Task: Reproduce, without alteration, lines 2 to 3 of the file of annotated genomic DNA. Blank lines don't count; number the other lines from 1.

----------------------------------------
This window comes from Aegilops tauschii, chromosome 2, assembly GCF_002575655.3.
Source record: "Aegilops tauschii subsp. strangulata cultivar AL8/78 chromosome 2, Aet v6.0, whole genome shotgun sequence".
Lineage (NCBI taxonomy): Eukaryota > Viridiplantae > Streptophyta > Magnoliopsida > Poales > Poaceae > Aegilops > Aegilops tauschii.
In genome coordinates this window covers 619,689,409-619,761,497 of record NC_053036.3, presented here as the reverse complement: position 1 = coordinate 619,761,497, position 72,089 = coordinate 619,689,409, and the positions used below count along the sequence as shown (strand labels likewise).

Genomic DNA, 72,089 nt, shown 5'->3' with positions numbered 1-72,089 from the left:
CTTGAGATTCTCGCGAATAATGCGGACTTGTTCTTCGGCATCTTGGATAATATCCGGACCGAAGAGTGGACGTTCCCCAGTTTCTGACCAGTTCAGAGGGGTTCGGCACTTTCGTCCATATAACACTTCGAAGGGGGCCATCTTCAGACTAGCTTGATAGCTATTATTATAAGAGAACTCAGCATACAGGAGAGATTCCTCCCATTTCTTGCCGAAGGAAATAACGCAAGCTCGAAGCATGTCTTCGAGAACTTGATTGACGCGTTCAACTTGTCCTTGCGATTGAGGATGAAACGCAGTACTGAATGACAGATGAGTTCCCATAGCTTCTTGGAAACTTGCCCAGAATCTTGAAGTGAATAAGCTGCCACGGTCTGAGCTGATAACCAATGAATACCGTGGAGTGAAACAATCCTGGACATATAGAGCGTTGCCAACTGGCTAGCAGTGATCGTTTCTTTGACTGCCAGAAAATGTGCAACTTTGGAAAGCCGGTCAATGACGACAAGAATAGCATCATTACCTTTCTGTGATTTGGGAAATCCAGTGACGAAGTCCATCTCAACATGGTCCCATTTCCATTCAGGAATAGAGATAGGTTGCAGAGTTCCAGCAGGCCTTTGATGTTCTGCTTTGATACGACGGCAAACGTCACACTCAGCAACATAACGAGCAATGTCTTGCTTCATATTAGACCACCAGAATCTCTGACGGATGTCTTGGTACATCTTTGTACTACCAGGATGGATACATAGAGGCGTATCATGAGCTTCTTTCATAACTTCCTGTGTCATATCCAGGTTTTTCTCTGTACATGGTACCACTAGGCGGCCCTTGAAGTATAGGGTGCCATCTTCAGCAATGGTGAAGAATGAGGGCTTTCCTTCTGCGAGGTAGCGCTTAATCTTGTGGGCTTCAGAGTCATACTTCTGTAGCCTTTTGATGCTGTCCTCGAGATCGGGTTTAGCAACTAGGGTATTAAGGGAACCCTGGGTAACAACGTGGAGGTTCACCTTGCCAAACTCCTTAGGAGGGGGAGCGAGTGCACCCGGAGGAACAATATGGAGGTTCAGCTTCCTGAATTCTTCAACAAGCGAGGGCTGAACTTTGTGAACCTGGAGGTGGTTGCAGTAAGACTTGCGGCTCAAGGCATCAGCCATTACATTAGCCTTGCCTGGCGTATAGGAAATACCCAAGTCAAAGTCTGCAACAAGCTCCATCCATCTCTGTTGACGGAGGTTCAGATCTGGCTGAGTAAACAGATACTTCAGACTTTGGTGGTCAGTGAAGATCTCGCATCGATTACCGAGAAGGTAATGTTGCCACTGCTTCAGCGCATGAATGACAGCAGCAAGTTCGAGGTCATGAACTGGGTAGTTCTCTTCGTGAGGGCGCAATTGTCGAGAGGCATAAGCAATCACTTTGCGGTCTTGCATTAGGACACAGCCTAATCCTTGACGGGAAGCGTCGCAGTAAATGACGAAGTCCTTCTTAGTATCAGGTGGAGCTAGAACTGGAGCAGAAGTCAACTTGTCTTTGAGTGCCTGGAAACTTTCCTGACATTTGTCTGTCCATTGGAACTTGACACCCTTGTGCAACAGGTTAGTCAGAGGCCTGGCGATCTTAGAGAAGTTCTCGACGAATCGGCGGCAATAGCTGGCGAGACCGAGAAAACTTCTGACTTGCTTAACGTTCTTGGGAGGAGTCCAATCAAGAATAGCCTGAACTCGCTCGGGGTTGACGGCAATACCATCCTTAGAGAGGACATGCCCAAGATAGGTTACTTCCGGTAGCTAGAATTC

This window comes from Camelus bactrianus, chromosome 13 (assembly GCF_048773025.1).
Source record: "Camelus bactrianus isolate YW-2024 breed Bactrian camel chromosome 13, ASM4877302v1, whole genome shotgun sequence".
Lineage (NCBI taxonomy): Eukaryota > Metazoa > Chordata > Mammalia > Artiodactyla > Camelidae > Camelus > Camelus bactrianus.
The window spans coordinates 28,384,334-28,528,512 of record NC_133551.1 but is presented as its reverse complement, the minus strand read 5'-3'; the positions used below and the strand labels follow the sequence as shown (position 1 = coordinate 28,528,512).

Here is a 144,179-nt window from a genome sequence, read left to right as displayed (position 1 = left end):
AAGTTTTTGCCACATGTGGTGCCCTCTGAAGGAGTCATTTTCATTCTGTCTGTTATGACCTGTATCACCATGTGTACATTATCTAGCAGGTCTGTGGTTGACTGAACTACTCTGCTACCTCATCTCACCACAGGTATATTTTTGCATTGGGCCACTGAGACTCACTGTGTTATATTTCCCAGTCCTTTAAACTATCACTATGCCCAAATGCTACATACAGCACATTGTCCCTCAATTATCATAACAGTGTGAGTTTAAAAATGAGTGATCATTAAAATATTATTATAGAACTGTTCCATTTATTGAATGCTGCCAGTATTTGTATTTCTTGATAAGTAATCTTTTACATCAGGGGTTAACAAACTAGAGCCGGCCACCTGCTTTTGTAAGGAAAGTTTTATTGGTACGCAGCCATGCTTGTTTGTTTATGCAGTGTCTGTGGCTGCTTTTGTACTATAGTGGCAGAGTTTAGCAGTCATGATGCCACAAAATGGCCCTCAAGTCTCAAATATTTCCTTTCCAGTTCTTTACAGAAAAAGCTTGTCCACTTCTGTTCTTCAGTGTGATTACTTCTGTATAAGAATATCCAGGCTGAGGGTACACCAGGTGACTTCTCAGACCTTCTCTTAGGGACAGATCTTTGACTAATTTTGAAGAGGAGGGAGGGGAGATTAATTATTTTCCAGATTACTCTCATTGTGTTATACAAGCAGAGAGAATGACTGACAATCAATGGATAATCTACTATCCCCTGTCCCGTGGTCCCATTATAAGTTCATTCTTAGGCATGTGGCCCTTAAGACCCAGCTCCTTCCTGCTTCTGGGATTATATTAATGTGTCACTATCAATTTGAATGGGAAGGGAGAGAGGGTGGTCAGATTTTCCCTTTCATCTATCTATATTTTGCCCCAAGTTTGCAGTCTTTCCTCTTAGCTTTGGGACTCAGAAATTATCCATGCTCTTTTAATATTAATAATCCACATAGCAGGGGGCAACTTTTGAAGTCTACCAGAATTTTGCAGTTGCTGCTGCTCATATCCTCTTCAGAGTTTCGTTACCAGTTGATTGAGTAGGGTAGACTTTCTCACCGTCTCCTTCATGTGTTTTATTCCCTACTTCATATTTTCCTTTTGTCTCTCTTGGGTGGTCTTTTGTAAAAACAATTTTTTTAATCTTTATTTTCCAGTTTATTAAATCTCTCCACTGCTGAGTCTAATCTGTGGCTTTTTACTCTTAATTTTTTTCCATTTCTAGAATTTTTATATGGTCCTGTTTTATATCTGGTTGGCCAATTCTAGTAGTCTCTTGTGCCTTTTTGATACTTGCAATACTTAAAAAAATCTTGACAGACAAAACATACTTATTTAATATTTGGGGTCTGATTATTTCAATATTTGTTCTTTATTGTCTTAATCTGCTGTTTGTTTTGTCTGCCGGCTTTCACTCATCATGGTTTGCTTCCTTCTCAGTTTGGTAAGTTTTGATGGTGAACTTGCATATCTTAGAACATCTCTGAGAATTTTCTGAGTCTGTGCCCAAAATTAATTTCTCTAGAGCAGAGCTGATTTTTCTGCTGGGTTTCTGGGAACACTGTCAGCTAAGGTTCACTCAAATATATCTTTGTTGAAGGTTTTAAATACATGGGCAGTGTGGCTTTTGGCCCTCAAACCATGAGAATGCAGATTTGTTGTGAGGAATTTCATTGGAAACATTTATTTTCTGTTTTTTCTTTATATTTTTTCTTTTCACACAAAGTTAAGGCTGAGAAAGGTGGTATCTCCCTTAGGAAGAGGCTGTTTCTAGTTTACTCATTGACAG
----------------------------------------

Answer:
Source record: "Aegilops tauschii subsp. strangulata cultivar AL8/78 chromosome 2, Aet v6.0, whole genome shotgun sequence".
Lineage (NCBI taxonomy): Eukaryota > Viridiplantae > Streptophyta > Magnoliopsida > Poales > Poaceae > Aegilops > Aegilops tauschii.